And I doubt it made me stronger. Nonetheless, I'm still here to whine about it.
If you travel enough, you come to expect one of several things to happen, and you prize the purely boring trip, especially if you travel by plane and for work.
My recent trip to Chicago was a little different.
I chose to take Southwest to Midway instead of the other carriers because (1) Southwest works better than the other carriers, and (2) I have no status now on the other carriers, and that means that when something goes wrong, I have few options beyond finding a nearby Hilton and waiting a day.
The flight up was packed. Every seat full. And bumpy. The train ride from O'Hare to Midway was longer than I remembered and, yes, bumpy, The taxi ride from O'Hare to the burb was as long as I remembered, the driver got confused because he had no GPS, and it was, yes, bumpy.
Have I mentioned that the newly sprouting arthritis in my petite little neck makes it harder to accommodate those things that set off my motion sickness? Yes, I arrived woozy.
The work went fine as I expected it would because this particular group of professionals take understand and accept their role in the process, if they do start at 7 a.m., oh yes. And there were Fiber One snack bars. I heart those things.
The ride back to O'Hare was shorter and not so bumpy. The train to Midway was equally long as before and, yes, bumpy. Midway was full. I suppose people were leaving Chicago on the cheaper carriers for post-rapture vacations.
I had a four hour wait, and I took my time checking in. My boarding pass gave one time. The wall sign gave another. Regardless, I had a five hour wait.
The security lines were long but moving. Especially for the one harried businessman who was playing Frogger in the lanes. At some point, his eyes met mine as he changed lanes again, and I mentioned how the other line always moves faster. Always. He agreed and continued playing Frogger.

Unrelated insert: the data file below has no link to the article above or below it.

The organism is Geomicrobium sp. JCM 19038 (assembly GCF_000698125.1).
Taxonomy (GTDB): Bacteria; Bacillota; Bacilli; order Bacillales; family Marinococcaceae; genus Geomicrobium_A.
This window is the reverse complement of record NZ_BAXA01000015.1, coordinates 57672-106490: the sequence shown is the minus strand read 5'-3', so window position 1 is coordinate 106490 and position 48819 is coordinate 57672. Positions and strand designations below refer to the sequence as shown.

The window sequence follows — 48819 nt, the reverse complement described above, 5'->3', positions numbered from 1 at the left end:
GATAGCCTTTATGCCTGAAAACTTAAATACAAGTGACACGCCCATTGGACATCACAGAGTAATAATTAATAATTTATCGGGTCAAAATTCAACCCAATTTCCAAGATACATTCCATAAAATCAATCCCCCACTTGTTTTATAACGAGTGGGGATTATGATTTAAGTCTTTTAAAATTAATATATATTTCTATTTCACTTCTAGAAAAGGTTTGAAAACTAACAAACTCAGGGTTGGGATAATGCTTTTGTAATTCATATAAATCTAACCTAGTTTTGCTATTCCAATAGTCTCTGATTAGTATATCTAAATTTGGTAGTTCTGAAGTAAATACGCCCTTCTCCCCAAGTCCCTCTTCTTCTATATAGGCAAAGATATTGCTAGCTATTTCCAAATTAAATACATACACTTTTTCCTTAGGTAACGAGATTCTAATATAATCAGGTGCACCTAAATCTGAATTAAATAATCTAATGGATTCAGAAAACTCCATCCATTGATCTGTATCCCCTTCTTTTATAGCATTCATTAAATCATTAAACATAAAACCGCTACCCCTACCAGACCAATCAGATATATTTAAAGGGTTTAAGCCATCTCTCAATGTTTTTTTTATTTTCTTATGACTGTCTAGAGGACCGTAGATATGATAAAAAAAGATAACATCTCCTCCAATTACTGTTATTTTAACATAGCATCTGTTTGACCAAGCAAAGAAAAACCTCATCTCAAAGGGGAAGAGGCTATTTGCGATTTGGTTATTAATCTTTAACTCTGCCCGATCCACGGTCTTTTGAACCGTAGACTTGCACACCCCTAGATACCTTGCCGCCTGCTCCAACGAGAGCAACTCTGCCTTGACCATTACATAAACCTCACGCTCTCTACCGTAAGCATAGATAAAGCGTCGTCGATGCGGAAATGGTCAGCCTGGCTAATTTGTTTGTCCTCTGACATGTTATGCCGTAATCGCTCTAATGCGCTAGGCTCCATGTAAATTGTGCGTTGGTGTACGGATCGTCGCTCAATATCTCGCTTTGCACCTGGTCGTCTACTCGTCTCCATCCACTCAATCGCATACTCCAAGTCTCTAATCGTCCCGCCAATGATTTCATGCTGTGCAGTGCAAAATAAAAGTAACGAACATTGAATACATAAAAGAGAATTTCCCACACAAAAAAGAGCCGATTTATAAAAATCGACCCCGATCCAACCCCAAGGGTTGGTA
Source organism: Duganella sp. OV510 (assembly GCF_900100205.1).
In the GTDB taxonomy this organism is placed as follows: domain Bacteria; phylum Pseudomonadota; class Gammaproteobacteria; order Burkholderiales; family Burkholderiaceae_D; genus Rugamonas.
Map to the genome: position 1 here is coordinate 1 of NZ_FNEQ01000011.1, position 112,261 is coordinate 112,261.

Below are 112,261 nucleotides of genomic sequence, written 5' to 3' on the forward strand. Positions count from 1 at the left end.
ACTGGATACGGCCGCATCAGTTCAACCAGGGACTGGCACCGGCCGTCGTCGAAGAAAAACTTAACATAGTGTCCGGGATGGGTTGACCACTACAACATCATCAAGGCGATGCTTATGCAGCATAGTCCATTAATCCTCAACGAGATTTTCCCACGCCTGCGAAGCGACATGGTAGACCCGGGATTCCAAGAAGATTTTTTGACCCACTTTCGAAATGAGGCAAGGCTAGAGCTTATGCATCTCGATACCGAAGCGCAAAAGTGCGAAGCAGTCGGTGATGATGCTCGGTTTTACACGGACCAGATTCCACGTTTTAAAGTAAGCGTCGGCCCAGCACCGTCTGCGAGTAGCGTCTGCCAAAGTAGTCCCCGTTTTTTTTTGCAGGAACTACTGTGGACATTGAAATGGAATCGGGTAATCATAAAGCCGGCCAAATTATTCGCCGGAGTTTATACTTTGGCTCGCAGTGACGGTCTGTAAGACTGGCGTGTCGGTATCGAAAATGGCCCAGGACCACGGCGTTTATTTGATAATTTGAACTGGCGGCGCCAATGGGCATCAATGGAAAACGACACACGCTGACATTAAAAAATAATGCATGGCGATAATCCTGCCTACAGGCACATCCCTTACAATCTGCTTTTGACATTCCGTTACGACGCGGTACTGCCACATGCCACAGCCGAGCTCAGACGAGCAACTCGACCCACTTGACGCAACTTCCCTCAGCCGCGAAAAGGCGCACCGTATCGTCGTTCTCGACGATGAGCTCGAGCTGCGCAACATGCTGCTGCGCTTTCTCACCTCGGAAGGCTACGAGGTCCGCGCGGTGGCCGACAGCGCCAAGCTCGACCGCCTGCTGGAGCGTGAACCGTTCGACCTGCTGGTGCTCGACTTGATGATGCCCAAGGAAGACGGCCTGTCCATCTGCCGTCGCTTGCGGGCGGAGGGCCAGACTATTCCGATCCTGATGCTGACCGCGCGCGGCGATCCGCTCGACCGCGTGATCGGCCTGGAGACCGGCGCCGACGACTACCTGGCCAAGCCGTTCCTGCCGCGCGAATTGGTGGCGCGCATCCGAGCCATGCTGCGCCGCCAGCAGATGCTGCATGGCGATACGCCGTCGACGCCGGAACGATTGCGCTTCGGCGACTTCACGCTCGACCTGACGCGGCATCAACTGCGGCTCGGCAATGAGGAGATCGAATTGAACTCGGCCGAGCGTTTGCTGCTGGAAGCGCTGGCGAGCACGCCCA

The concourse was full of people who had never been anywhere and never done anything. At any given moment, the person walking in front of me wold stop, turn, change course, all without ever looking and all with surprise when I would fall all over them. Our number system is insufficient to count how often this happened.
Oh yes, I now have a six hour wait.
Food in Midway is a challenge. Two of the restaurants will not let you out pay they will arrest you if you leave without paying. The places with a bar were packed as people watched a basketball game. I finally got a burger from Mickie D. I ate it sitting on the floor by a closet door that never opened. The adjacent door opened often, and everyone appeared worried about security as I sat there. I suppose terrorists now eat fries.
I walked a bit, watching my phone battery charge slip-sliding away. As is usual, the Southwest gates had the shiny long tables, but this time, there was not a single power outlet at those tables. I did find a 220 outlet for a floor buffer, but I didn't have an adapter, not that I ever would.
Finally, someone died, and I kicked the body to the gutter so I could have the seat. It was at one of the two bars still open. I sat there with my Bud Light draft, and watched my CDMA cell signal move from five bars of 3G to 1 bar of 1X, and then back. All with me sitting very still and the phone not moving in front of me. Then I managed to offend Virgin Mobile by uploading one too many tweets.
Three beers later, it's time to find the plane that's late but coming, and I do, only to notice several chairs with electrical outlets, every chair filled with tired people, not one electrical outlet being used. When I rule this land, people sitting in those chairs not using those outlets will be eaten by alligators. Scout's Honor.
An hour later, the plane landed, boarded, and left. Yes, with me and my cerebral supernova in 23D. Not one seat open. The pilot said he expected a smooth flight. He was lying. I didn't puke, but I'm not sure why not.
2 a.m., and I'm home, in body if not soul.